'Jonny Barrels' Arrives: Butler Leads NC State To College World Series Opening Win
OMAHA—In a 10-4 win on Saturday against Stanford to kick off the College World Series, the North Carolina State offense looked like it so often has this season, which is to say that the Wolfpack got contributions up and down the lineup from a number of different guys and left fielder Jonny Butler was right in the middle of everything.
Just a matter of minutes into the ballgame, he got the scoring started with a two-run home run with one out in the first, scoring Austin Murr, who led off with a single. Two innings later, he blooped a single into right field to bring home two more runs and make it 6-0. After reaching on a walk in the seventh, he helped add insurance late with an RBI single in the ninth, giving him a 3-for-4 showing with five RBI.
“He's just a tremendous player,” NC State coach Elliott Avent said. “I've said it all year. He's that guy that when you coach him every day and you see him in practice every day, and you see how consistent he is, he's the model of consistency in everything that he does—base running, outfield play—everything he does. And guys like that sometimes fly under the radar, but I think it's hard for Jonny Butler to fly under the radar. I think people started taking notice of him midway through the season. And he's just a tremendous player, who continues to play better and better.”
For those who haven't taken notice -- and the man NC State fans call 'Johnny Barrels' has absolutely gone under the radar entering the College World Series despite being a third-team All-American -- he's impossible to ignore now.
Some of that likely has to do with the fact that the NC State lineup is good enough on the whole that it can overshadow the individual performance of any one player, but whatever the reason, it’s long past time to appreciate what Butler is doing.
He’s hitting .385 with 14 home runs and 53 RBI, and his batting average has been hovering close to the .400 mark for more than a month as he stayed hot at the most important time of year.
You also can’t discount how much he’s come through in big moments for the Wolfpack. He had four combined hits and five RBI in the two wins over host Louisiana Tech in the regional. He had a two-run homer in game 3 of the super regional against Arkansas. And Saturday was just the latest chapter in the story he’s spent this season writing.
“I had a lot of confidence coming in here,” Butler said. “I thought I played really, really well the last game against Arkansas. Also, I mean, there's a lot of pressure on the pitchers all game because every time I was up I think there was runners in scoring position. And I'm always comfortable in those situations knowing that the pressure is on the pitcher; he has to come to me.”
Even beyond what Butler and the rest of the lineup did against Stanford, which included a home run from Devonte Brown and two-hit days for Murr, Tyler McDonough and Vojtech Mensik, this win felt very familiar for NC State.
Righthander Reid Johnston did his job. He hit a wall in the seventh, but still finished his day with six hits and four runs (three earned) allowed in six innings after cruising through the first six frames with two hits and one run allowed.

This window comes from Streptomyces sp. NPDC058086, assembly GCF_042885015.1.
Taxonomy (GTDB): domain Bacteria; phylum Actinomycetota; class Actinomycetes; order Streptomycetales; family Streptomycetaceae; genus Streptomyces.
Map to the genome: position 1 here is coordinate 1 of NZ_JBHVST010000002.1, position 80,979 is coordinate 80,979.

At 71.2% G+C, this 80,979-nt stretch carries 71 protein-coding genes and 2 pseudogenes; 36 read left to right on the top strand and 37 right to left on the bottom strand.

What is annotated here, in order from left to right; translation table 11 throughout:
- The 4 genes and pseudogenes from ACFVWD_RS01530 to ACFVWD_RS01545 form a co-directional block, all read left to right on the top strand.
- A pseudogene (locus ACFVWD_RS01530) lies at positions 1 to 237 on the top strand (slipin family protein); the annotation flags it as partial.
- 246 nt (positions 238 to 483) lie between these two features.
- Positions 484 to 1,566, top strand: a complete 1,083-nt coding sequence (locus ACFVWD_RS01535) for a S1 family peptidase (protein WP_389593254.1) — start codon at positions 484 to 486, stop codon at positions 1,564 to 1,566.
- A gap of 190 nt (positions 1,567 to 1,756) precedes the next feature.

As has been the case with the entire rotation the second half of the season, it wasn’t perfect, but it was enough. And once Johnston slowed down in the seventh, Evan Justice came on and shut the door, as always.
An error allowed a Stanford run to score after Justice came on, but he otherwise got out of a bases-loaded jam to keep it a 6-4 NC State lead. He went three up and three down in the eighth with two strikeouts and then worked around a leadoff single in the ninth.
“Reid Johnston was Reid Johnston. Evan Justice was Evan Justice. And I thought some of the guys at the top of the lineup had big, big days,” Avent said.
It goes without saying that NC State is sitting pretty now having won its first game of the CWS, and while there is much work still to be done for the Wolfpack to achieve their ultimate goal here, it’s worth hammering home just how good its position is right now.
Going back to 1999, the eventual national champion has won its first game of the CWS in 19 of 21 years, and in 18 of 21 years, both the champion and the runner-up have started off with wins.
And if that’s not compelling enough, you can look at it from the opposite standpoint, which is that it’s nearly impossible to win a national title after dropping your first game. Just 2006 Oregon State and 2010 South Carolina have done so since 1999. So while CWS history is littered with teams that won opening games but were eliminated quickly thereafter, it sure beats the dire alternative.
“It feels great. You want to be on this side of the bracket after the first game,” Justice said.
On Saturday, NC State repeated a formula that it has used to great success late this season. It got plenty of offense, steady starting pitching that was good enough to get the job done and great work out of the bullpen.
The CWS schedule, with its built-in days off early in the tournament and bigger breaks down the line for the team that stays in the winner’s bracket, should serve the Pack well, with the days off helping a fairly thin bullpen get its rest between games.
But if it plays as well as it did on Saturday and sticks to the formula for the rest of the tournament, those in NC State’s bracket would argue that it doesn’t need the help.